On 27 June, the 56th Squadron made a low-level attack on the Bulgarica airfield and the 57th on the Tatar-Copceac airfield. 17 Soviet airplanes were claimed destroyed on the ground. A Romanian Bf-109, which arrived late was intercepted by two I-16s and damaged. The pilot managed to crash land his aircraft in friendly territory.

Profile courtesy of Bogdan Patrascu

This Bf-109E3 belonged to lt. cdor. av. Alexandru "Popicu" Popisteanu, the CO of the 7th Fighter Group in 1941. He crash landed this aircraft, after being damaged in a dogfight on 15 July 1941.

The first loss of the 7th Fighter Group occurred on 5 July, when the B-109E of adj. stg. av. Ilie Vatamanu was hit by the Soviet AAA and crashed, during a bomber escort mission. Two days later, during another such mission, adj. av. Ioan Panait shot down a I-16. On 8 July, another two Ratas were claimed by the group's pilots.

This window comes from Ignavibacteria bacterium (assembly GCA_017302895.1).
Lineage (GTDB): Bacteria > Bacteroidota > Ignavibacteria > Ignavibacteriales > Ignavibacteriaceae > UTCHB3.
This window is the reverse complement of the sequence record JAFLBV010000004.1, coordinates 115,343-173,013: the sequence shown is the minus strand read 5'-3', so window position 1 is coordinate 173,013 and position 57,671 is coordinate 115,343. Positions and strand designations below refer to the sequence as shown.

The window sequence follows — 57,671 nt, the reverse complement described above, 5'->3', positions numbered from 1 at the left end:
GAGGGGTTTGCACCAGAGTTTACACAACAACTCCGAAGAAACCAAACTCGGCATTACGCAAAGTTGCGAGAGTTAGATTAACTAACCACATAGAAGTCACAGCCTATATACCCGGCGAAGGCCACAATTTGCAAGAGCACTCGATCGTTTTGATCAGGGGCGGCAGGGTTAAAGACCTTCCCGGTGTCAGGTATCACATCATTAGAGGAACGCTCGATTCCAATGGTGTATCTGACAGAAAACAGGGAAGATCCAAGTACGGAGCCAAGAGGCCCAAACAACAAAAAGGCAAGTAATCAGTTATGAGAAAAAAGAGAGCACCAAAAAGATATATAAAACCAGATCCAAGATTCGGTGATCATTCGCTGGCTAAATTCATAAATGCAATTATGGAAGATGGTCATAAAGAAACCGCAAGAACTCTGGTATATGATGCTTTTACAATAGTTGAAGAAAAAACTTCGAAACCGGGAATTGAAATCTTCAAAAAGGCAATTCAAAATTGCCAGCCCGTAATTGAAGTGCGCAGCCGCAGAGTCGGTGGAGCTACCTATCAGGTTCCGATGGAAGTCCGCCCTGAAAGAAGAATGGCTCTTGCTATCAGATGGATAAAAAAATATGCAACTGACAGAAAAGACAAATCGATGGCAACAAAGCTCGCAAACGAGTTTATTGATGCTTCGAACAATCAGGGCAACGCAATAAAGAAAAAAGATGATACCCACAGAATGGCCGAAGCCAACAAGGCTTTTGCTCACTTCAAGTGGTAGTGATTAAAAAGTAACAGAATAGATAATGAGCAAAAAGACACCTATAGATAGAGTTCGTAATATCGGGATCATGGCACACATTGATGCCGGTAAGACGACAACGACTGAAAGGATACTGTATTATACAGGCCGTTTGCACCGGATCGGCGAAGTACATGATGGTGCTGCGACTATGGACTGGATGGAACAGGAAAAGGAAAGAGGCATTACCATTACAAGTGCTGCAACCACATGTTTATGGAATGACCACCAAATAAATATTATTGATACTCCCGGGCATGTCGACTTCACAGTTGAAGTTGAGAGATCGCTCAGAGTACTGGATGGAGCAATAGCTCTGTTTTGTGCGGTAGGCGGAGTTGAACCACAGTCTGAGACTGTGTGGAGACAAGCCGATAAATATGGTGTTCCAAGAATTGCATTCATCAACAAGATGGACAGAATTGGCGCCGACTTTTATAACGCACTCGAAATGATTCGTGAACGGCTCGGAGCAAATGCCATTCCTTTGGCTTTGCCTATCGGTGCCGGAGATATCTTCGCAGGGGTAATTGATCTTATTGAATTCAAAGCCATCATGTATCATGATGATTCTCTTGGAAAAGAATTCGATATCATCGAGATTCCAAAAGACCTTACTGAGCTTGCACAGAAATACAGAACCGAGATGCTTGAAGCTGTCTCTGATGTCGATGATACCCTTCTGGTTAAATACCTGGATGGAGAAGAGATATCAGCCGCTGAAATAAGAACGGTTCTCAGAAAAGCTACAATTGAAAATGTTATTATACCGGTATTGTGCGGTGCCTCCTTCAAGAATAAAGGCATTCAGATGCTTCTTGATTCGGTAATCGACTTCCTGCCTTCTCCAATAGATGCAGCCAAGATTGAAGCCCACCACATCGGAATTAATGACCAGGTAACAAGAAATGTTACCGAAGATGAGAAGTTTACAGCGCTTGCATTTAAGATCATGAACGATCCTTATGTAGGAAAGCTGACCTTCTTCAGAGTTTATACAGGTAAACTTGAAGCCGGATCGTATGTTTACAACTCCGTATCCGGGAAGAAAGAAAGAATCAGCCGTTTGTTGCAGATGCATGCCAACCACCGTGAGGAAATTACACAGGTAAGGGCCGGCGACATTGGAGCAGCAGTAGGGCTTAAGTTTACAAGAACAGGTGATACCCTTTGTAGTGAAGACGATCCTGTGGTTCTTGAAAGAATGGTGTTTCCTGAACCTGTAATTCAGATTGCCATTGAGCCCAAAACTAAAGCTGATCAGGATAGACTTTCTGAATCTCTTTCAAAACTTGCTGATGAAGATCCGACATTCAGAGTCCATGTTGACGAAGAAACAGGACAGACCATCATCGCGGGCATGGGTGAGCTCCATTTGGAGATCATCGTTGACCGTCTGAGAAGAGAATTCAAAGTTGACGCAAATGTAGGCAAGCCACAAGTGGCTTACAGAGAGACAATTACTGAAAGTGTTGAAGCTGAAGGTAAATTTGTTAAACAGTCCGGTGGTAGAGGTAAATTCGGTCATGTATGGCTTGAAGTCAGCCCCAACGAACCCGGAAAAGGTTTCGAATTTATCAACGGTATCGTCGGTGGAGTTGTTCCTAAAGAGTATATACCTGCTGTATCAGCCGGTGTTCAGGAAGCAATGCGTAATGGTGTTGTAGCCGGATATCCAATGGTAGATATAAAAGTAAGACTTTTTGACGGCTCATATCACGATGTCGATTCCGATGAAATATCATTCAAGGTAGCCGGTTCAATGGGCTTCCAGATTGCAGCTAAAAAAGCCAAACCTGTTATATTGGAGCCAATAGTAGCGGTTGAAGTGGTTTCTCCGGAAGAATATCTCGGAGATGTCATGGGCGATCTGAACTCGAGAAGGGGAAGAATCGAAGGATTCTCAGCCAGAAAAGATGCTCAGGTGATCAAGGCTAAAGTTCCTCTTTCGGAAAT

Because the Romanian-German ground offensive was met by a strong defensive, the bombers had an intensive activity and so had the fighters which had to protect them. Several other Bf-109Es were damaged by the AA artillery and forced to make belly landings in friendly territory. So, on 23 July the group had only 26 airplanes available.

On 27 July, the group flew 47 sorties, mainly fighter cover for the Romanian troops, which were crossing the Dniester. Adj. av. Stefan Greceanu shot down a Soviet biplane. The next day, adj. av. Tiberiu Vinca was on patrol with adj. av. Malacescu. They spotted a formation of five Soviet fighters. They dived and attacked. Vinca engaged the first three, while his wingman the last two. The Romanians, however, got separated during the dogfight, mainly because of their lack of experience. Another two Luftwaffe Bf-109s joined the battle. Thus Vinca managed to get behind a Soviet fighter and shot it down. Another two victories were claimed on 30 July, when the 7th Fighter Group had 30 sorties.